Quote of the day: "She was living on the edge of a knife. His head was filled with restless ghosts. It's so easy to love a bringer of destruction. She said, "Darling I love you madly"." - The Devil in Stitches
John Albert, a child of academic parents, was born in 1964 and grew up in Claremont, Southern California. Claremont, a college town thirty miles East of Los Angeles, was a kind of bohemian hippie desert town and the birthplace of singer-songwriter Ben Harper, who happened to be John's next door neighbor. In his early years John used to babysit Harper and his brothers on a regular basis, while smoking pot and make them listen to DEVO. Besides smoking pot in a daily basis, he also enjoyed skateboarding and listening to records. Before discovering punk rock, John was into old glitter rock like Iggy Pop and David Bowie.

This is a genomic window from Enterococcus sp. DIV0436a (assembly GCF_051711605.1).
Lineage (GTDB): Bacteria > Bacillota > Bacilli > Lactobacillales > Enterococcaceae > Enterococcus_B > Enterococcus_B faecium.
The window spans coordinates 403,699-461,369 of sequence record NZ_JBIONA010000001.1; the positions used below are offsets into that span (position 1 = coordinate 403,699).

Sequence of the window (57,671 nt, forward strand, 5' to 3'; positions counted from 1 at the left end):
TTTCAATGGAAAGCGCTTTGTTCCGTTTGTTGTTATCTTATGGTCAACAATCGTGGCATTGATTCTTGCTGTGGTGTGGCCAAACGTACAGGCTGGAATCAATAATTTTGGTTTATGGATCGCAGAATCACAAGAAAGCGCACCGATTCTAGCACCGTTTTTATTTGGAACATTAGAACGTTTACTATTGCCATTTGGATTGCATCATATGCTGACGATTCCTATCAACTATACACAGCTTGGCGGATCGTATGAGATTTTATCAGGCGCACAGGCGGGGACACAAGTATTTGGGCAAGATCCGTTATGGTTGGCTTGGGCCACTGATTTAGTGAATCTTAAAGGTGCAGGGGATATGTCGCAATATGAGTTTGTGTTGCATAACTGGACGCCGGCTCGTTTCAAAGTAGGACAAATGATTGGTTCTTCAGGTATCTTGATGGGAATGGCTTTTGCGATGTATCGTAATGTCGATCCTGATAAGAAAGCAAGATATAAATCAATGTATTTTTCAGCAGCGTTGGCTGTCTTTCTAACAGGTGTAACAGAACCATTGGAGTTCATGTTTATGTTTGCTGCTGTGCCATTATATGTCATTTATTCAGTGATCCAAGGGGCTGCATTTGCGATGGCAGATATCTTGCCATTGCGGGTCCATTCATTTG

John first tried to play the guitar, but he never was any good. At the age of fifteen John and his best friend Roger Painter (aka Rozz Williams) wanted to start a band since they both loved old glitter rock and new punk rock like The Germs. In 1979, he and Roger founded the band Christian Death in John's parent's garage. In the beginning it wasn't death rock but just punk. According to John the best example of how it sounded was a song called "Romeo's Distress" which was on the band's first record. By that time John could play some basic chords and bought a cheap Flying-V guitar from some Jimmy Page wannabe. He started playing drums for fun because so many people he knew already played guitar. He used to live on a crazy house with a bunch of people and in the middle of the living room was a drum set. On that drum kit he played old metal songs like UFO's "Lights Out in London" together with Frank Agnew from the Adolescents. John never took drumming very seriously, but thought it was a good exercise and it was always a lot of fun for him.